Lobero Ghostlight Society
What is a ghostlight? As described in the program: “Ghostlight is named for a theatrical tradition dating back to Shakespeare’s old globe, the ghostlight is a bare bulb atop a rudimentary pole which stands at center stage, lit by the last person to leave the theater each night and extinguished by the first to arrive in the morning. Though stark in stature and artless in form, the ghostlight fulfills many functions – both practical and supernatural.”
Or a more flowery version: “After the curtains have fluttered shut, the audience has shuffled out and the last costumes have been draped back on the rack, the house lights go dark. The spotlights go dark. The footlights go dark. But one lamp glows through the night. Every night. The Ghostlight.” As executive director David Asbell said, “Every theatre in North America has one.”
The Lobero Ghostlight Society has been around since 1924, when a core group of donors were responsible for rebuilding the Lobero Theatre. They pledged their time, talent, and treasure to keep the arts alive. Currently, there are 23 community organizations and two corporate ones that use the Lobero as a home stage.
The Society recently had a black-tie affair that began with cocktails and dinner at the Wine Cask restaurant to induct as Luminaries two outstanding figures in our community, Tim and Louise Casey. When it came time for Jim Morouse to present the award, he joked Casey’s were noted not for time, talent, and treasure but trees. They underwrote and traveled to Visalia to select lovely fungus-resistant and age-appropriate Ascolano Olive trees that now replace and stand in front of the theatre.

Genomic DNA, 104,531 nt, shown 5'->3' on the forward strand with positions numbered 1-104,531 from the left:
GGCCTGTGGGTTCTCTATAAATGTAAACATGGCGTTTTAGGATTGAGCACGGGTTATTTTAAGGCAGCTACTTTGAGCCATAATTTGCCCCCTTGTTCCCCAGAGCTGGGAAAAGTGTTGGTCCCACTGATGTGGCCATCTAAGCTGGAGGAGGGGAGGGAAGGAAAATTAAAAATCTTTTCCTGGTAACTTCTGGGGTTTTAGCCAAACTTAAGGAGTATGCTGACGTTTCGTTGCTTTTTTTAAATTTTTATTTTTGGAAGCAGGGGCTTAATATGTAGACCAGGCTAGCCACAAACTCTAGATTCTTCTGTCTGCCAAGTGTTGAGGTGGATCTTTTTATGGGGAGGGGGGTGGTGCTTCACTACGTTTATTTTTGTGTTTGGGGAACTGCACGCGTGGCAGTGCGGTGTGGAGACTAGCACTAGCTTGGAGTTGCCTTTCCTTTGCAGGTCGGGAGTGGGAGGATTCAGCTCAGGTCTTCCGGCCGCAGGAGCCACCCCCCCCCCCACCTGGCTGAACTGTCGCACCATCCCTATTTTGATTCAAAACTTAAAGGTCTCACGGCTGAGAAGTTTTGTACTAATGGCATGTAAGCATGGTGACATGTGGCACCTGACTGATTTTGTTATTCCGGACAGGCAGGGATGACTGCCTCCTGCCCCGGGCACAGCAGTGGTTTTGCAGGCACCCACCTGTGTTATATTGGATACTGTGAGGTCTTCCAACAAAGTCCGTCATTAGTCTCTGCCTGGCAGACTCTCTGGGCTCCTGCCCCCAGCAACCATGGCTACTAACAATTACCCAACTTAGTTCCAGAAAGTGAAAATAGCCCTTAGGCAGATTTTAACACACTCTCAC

The Lobero has been thanked for saving the original trees. Good job! Their support has been on going through the years. Other philanthropic luminaries have been Lillian and Jon Lovelace, Anne and Michael Towbes, Lyn and David Anderson, baroness Leni Fe Bland, and George Burtness.
Morouse also remembered he took his wife on a first date in Seattle to see a k.d. lang concert. That was 20 years ago. And now following a delightful dinner, the 75 diners walked across the street to the theatre for a lang concert. She was celebrating the 25th anniversary of her GRAMMY award-winning album Ingenue, and is doing a 19-city tour with the Lobero probably being the smallest hall. The two-disc set has been re-packaged and re-mastered. It was a platinum-selling record. Lang first appeared on stage as a cowgirl singer with a golden voice. She soon became a crooner who was known for “Constant Craving”. Among her many credits is a collaboration with Tony Bennett in 2002. He says of lang: “She’s the best singer of her generation.”
Some of the folks attending this special evening were Bitsey and Dennis Bacon, Rynell Cook and Cameron Casey, Michael and Nancy Casey, Mike and Lisa Schlagel, Sarah and Roger Chrisman, Chana and Jim Jackson, Leslie and Frank Schipper, Jean Schuyler, and Linda and Doug Wood.
The 145-year-old Lobero Theatre is lit up 150 nights a year. Jose Lobero would have been proud!